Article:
The Legend High School band was among the thousands of travelers stranded by a winter storm that slammed the East Coast.
More than 70 teens and chaperones were scheduled to return home from Florida on Jan. 2 when the cold, snowy conditions put a …
This item is available in full to subscribers.
If you're a print subscriber, but do not yet have an online account, click here to create one.
Click here to see your options for becoming a subscriber.
If you made a voluntary contribution in 2020-2021, but do not yet have an online account, click here to create one at no additional charge. VIP Digital Access includes access to all websites and online content.
More than 70 teens and chaperones were scheduled to return home from Florida on Jan. 2 when the cold, snowy conditions put a major kink in their travel plans. A day earlier the band played during the halftime show at the Gator Bowl.
The school district and parents scrambled to find hotel rooms as temperatures dipped to 40 degrees in Jacksonville. Because the trip was “a little longer than they were expecting,” some students did not bring enough money or prescription medication, posing yet another challenge, said principal Corey Wise.
The group considered chartering a bus to get back to Colorado, but that could have led to “more headaches” because of treacherous roadways in the central states, he said.
“We didn’t want to get in a `Planes, Trains and Automobiles’ situation,” Wise said, referring the 1987 film in which two men, confronted with blizzard conditions that inhibit travel, struggle through obstacle after obstacle to reach their destination.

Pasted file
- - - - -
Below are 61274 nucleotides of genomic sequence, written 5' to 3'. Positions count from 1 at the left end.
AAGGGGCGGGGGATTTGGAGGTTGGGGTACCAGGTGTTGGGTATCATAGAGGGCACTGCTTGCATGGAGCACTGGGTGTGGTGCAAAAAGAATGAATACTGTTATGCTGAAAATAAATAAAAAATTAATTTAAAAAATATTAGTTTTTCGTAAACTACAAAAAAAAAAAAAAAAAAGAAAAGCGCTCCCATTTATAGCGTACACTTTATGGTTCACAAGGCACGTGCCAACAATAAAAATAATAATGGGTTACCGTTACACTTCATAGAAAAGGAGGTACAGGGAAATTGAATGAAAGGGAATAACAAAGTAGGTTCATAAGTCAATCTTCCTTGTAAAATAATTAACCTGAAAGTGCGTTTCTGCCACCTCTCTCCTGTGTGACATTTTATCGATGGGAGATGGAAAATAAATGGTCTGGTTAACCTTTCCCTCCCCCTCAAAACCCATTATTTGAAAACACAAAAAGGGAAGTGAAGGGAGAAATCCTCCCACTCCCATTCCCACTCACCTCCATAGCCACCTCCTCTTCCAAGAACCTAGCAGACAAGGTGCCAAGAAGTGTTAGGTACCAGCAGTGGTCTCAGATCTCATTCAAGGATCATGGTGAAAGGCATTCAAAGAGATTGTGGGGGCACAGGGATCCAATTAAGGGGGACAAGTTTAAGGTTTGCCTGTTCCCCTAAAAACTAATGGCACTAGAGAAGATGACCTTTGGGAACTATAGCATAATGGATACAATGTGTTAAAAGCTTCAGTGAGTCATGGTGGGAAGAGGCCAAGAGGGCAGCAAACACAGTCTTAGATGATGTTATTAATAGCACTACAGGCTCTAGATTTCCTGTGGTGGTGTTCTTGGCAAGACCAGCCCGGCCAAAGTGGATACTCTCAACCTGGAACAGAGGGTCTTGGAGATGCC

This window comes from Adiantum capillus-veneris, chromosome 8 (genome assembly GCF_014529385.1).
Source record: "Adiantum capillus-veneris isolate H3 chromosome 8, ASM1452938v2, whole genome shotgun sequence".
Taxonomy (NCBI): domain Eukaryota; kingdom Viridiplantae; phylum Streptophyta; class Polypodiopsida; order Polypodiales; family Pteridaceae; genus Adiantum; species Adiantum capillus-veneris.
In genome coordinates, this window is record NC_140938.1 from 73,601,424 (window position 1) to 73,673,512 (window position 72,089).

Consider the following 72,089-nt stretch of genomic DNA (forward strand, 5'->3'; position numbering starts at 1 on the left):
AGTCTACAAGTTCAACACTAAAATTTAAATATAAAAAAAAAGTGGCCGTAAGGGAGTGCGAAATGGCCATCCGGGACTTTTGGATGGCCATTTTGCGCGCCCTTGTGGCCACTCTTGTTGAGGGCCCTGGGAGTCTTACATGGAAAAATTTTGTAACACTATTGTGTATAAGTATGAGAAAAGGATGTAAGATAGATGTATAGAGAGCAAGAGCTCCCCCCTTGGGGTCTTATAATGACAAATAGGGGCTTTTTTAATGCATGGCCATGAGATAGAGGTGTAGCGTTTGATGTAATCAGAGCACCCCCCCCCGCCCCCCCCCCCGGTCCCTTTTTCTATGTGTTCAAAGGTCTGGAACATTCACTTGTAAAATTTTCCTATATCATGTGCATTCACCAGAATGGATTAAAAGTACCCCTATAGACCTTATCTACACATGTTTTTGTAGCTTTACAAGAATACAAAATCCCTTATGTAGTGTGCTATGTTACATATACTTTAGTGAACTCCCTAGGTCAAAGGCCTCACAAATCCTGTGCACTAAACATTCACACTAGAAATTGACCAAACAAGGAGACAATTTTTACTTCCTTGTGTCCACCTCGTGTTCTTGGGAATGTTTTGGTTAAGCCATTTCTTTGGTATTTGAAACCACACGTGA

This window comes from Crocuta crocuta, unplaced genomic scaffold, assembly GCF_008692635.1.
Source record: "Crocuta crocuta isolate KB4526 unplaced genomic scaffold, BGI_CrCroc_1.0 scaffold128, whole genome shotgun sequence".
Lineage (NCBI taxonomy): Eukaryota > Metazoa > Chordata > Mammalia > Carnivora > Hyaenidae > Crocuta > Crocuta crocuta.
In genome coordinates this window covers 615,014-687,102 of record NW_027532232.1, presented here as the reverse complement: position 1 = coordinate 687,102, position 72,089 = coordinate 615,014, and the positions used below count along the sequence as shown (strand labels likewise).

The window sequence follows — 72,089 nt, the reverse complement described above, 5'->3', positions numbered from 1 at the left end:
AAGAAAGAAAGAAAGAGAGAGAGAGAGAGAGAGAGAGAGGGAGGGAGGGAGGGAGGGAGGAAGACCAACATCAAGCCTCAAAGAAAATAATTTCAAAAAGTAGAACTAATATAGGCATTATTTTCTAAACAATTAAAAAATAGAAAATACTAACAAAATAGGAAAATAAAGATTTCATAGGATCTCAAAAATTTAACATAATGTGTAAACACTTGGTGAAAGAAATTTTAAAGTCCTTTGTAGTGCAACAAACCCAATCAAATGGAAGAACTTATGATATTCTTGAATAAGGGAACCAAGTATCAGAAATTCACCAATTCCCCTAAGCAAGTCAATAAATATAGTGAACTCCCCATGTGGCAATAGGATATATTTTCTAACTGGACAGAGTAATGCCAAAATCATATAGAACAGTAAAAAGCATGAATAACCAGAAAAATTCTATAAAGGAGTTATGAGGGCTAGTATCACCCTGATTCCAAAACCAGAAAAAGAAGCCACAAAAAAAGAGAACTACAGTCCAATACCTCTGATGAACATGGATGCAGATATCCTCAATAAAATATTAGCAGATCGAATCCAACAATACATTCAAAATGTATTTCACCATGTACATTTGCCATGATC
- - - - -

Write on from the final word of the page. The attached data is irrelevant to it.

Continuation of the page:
The school kept concerned parents informed through various means, including its website.
“They have returned to their hotel for the night, the students are safe and have been fed,” band director Orlando Otis said in one message.
The group was scheduled to arrive at Denver International Airport on four separate flights Jan. 7, five days later than expected.
Calling from an airport in Nashville Jan. 7, Otis said he and the remaining nine students were delayed once again during a scheduled layover.
“We’re starting to get a little déjà vu, but we’re doing well, we’re holding up,” he said. “The kids are excited and obviously anxious to get home, but they’re doing a fantastic job of holding it all together.”
By most accounts, the trip was not a total disaster. The band received the overall first-place award in the 1A class of the 2014 Gator Bowl Parade competition. The band won best drum major, first-place music, first-place marching and first-place general effect.
“They represented very well,” Wise said.
Other items that may interest you
We have noticed you are using an ad blocking plugin in your browser.
The revenue we receive from our advertisers helps make this site possible. We request you whitelist our site.